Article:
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Trial and error

technical & practice

The expert witness in a 'copying' scandal is found not guilty of misconduct. What does that say about the original ruling?

Part 35 of the Civil Procedure Rules.

Wilkey had no opportunity to address the judge's concerns before the judgement was delivered. He was allowed to make written representations on why he should not be reported to his professional body (the ARB), but the judge effectively rejected these and caused him to be reported by solicitors acting for Koolhaas and others.

With his professional reputation heavily damaged, Wilkey defended the charges of professional incompetence and misconduct. His defence involved addressing the House of Lords case, Designers Guild v Russell Williams, 2001 [ECDR 10 (HL)]. The submissions relied on the judgement of Lord Millett by means of a series of propositions from his judgement:

'An action for infringement of artistic copyright is very different' to one of passing off.

'The gist of an action for passing off is deceptive resemblance and a visual comparison is often all that is required'.

'An action for the infringement of artistic copyright is not concerned with the appearance of the defendant's work but with its derivation'.

'The reproduction may be exact or it may introduce deliberate variations - involving altered copying or colourable imitation as it is sometimes called'.

'Even where the copying is exact, the defendant may incorporate the copied features into a larger work, much and perhaps most of which is original or derived from other sources'.

'But while the copied features must be a substantial part of the copyright work, they need not form a substantial part of the defendant's work'.

'Thus, the overall appearance of the defendant's work may be very different from the copyright work. But it does not follow that the defendant's work does not infringe the plaintiff 's copyright'.

'The first step in an action for infringement of copyright is to identify those features of the defendant's design that the plaintiff alleges have been copied from the copyright work'.

'The court undertakes a visual comparison of the two designs, noting similarities and differences'.

'The purpose of the examination is not to see whether the overall appearance of the two designs is similar, but to judge whether the particular similarities relied on are sufficiently close, numerous or extensive to be more likely to be the result of copying than of coincidence'.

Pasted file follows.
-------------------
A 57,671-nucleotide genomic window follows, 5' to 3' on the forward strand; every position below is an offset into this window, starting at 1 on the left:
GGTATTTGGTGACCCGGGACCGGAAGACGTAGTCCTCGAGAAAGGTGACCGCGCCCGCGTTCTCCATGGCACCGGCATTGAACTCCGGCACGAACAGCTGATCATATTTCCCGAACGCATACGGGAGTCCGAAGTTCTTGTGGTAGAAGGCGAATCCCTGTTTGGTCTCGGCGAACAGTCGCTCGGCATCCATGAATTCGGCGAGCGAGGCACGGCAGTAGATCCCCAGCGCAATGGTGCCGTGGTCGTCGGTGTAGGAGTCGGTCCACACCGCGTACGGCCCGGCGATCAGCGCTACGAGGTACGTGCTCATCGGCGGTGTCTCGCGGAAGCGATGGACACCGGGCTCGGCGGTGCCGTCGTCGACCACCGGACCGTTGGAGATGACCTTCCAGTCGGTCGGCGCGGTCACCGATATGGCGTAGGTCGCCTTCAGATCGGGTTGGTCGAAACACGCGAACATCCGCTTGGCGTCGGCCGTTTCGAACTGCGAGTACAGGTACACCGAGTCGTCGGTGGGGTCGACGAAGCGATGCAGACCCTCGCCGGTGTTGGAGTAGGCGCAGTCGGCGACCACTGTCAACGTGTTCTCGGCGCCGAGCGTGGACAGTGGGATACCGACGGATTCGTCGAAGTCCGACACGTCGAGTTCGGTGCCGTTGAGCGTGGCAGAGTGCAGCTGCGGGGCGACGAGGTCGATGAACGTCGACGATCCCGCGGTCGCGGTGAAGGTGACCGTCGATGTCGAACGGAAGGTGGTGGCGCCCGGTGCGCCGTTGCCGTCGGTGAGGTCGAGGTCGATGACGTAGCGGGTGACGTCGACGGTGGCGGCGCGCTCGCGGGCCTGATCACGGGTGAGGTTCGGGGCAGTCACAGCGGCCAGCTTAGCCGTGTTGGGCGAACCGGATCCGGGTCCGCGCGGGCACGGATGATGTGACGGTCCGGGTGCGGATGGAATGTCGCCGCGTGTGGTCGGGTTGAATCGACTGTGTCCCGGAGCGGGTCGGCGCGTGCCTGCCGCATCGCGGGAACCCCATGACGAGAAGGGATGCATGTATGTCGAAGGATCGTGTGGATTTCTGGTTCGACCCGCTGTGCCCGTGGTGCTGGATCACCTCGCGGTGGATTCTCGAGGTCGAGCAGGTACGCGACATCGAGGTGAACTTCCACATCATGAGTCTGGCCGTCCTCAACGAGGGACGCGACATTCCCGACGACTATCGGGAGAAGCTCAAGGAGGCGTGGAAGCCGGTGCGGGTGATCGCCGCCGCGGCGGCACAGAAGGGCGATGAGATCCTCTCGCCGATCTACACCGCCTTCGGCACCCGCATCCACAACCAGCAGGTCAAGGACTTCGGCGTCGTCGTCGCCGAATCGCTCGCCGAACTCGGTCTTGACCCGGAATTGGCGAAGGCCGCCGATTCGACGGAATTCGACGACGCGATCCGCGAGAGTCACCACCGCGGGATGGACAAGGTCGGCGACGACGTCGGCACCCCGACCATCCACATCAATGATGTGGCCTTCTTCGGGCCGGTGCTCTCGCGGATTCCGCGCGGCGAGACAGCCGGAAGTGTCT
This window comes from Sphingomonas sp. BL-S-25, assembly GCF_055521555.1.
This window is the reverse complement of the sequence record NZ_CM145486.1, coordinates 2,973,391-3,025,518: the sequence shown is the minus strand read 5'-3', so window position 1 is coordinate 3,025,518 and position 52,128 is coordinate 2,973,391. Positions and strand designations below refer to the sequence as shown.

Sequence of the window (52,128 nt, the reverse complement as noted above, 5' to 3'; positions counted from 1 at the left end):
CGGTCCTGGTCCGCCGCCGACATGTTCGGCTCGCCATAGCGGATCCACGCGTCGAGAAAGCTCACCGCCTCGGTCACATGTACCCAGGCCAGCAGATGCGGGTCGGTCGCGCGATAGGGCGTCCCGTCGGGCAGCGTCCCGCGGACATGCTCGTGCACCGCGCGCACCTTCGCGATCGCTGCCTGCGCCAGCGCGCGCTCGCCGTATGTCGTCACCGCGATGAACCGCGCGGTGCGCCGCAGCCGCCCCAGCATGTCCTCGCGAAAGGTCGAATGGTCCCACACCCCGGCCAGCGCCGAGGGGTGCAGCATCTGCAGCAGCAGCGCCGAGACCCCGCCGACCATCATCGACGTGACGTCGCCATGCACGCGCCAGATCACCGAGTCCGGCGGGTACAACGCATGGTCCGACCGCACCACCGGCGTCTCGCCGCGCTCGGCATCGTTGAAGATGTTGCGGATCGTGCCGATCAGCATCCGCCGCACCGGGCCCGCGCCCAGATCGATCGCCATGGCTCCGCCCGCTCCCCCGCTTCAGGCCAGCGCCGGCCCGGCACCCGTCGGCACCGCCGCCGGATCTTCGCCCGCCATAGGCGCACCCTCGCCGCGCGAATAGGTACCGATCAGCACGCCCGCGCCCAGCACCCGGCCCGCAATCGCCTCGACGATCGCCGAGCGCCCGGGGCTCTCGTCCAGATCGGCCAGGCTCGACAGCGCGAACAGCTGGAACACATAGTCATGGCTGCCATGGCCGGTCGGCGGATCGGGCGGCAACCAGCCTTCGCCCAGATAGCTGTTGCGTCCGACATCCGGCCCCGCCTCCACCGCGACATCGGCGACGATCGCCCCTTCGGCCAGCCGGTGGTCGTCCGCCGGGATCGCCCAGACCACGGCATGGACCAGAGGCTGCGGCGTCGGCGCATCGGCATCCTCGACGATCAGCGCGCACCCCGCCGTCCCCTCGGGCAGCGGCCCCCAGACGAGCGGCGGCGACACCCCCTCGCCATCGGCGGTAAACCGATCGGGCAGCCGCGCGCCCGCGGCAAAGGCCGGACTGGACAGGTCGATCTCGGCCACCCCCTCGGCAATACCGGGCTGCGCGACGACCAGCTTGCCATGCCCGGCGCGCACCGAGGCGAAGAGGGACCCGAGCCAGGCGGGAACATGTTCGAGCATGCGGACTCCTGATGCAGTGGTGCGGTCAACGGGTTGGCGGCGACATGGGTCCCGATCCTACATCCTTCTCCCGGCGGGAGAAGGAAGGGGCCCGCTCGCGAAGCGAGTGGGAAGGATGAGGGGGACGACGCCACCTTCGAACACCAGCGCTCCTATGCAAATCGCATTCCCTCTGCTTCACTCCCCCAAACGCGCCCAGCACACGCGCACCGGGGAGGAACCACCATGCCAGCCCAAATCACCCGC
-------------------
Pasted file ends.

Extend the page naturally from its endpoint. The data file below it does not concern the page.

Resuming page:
'If the plaintiff demonstrates sufficient similarity, not in the works as a whole but in the features he alleges have been copied, and establishes that the defendant had prior access to the copyright work, the burden passes to the defendant to satisfy the judge that, despite the similarities, they did not result from copying.'

Mr Justice Jacob was reluctant to view the case as one of plan-to-plan copying. Having ordered a site visit to the Kunsthal (against opposition from Pearce), the judge and parties went on what was no doubt an expensive visit.

The judge criticised Wilkey for not having expressly stated in his report that he had not visited the Kunsthal, saying, 'after all, it was clear that its design as a 3D building was central to the case'. Wilkey, however, asserted that such a statement was unjustified, and claimed that no reasonable reading of his report could have suggested he had visited the Kunsthal, and since this was a case of plan-to-plan copying, it was unnecessary for him to have done so.

Following the visit, Mr Justice Jacob stated: 'The buildings are simply nothing like each other.' That indicated an approach to the case akin to one for passing off, not copyright infringement. He also said: 'There is no accidental copying here. It is all or nothing. If it is all, then he was lying.

That is a matter for me. And [project architect, Fuminori] Hoshino.'

The ARB tribunal suggested that, with the benefit of hindsight, Wilkey (when asked to accept that a witness who asserted copying had not taken place was thereby lying) might have said: 'That is not a matter for me as an expert witness. I do not think I should answer the question.' But one must question whether an expert witness in Wilkey's position would have been allowed to deal with that line of questioning in that way.

The verdict After a two-day contested hearing, all charges of professional incompetence and professional misconduct against Wilkey were unanimously dismissed by the ARB disciplinary tribunal and he was found not guilty.

Philip Newman is a barrister and represented Michael Wilkey at the ARB hearing

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